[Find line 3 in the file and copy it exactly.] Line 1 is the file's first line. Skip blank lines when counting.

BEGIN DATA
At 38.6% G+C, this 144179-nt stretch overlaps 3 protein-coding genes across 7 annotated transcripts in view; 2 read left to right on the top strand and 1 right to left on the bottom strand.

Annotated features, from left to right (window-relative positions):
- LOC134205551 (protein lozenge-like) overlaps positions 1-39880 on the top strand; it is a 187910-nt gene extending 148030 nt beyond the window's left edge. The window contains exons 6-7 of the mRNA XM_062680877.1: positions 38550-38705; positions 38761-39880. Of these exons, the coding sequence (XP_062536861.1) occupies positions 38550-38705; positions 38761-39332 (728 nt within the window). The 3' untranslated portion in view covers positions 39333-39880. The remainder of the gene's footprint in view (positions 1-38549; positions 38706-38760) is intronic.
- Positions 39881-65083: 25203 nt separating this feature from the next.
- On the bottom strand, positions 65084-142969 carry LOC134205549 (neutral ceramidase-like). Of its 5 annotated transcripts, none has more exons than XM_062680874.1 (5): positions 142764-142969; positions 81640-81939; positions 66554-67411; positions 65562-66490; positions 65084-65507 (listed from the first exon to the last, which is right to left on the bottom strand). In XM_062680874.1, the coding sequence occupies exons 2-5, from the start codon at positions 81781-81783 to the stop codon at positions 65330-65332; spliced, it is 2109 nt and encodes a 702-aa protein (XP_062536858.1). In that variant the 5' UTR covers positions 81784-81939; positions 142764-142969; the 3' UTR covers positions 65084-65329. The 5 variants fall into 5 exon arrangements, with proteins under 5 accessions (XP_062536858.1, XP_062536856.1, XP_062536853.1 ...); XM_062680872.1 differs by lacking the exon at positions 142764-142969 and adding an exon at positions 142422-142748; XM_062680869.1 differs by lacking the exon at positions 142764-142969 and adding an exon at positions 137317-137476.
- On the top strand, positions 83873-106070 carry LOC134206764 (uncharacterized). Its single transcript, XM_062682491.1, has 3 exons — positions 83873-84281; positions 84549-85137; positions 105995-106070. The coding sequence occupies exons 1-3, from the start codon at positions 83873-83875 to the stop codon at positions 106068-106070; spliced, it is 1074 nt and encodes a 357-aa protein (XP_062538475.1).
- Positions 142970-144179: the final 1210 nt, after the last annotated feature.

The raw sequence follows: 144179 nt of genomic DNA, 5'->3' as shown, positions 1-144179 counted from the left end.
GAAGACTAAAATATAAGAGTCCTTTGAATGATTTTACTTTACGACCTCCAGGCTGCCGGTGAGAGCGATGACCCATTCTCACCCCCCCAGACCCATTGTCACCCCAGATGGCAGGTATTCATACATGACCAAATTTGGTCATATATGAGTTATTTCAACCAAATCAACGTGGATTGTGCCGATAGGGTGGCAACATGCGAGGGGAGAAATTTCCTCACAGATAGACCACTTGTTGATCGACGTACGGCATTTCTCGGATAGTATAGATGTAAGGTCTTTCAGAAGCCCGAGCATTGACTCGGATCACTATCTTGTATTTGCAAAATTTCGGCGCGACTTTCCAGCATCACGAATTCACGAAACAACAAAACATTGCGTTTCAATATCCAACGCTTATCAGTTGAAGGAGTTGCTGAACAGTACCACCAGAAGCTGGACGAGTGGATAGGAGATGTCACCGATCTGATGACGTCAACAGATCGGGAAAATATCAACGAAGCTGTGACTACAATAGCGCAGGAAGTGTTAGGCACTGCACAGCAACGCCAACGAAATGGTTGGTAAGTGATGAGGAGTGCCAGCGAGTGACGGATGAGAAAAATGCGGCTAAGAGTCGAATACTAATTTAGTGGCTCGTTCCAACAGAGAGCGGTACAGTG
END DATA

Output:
- LOC134205551 (protein lozenge-like) overlaps positions 1-39880 on the top strand; it is a 187910-nt gene extending 148030 nt beyond the window's left edge. The window contains exons 6-7 of the mRNA XM_062680877.1: positions 38550-38705; positions 38761-39880. Of these exons, the coding sequence (XP_062536861.1) occupies positions 38550-38705; positions 38761-39332 (728 nt within the window). The 3' untranslated portion in view covers positions 39333-39880. The remainder of the gene's footprint in view (positions 1-38549; positions 38706-38760) is intronic.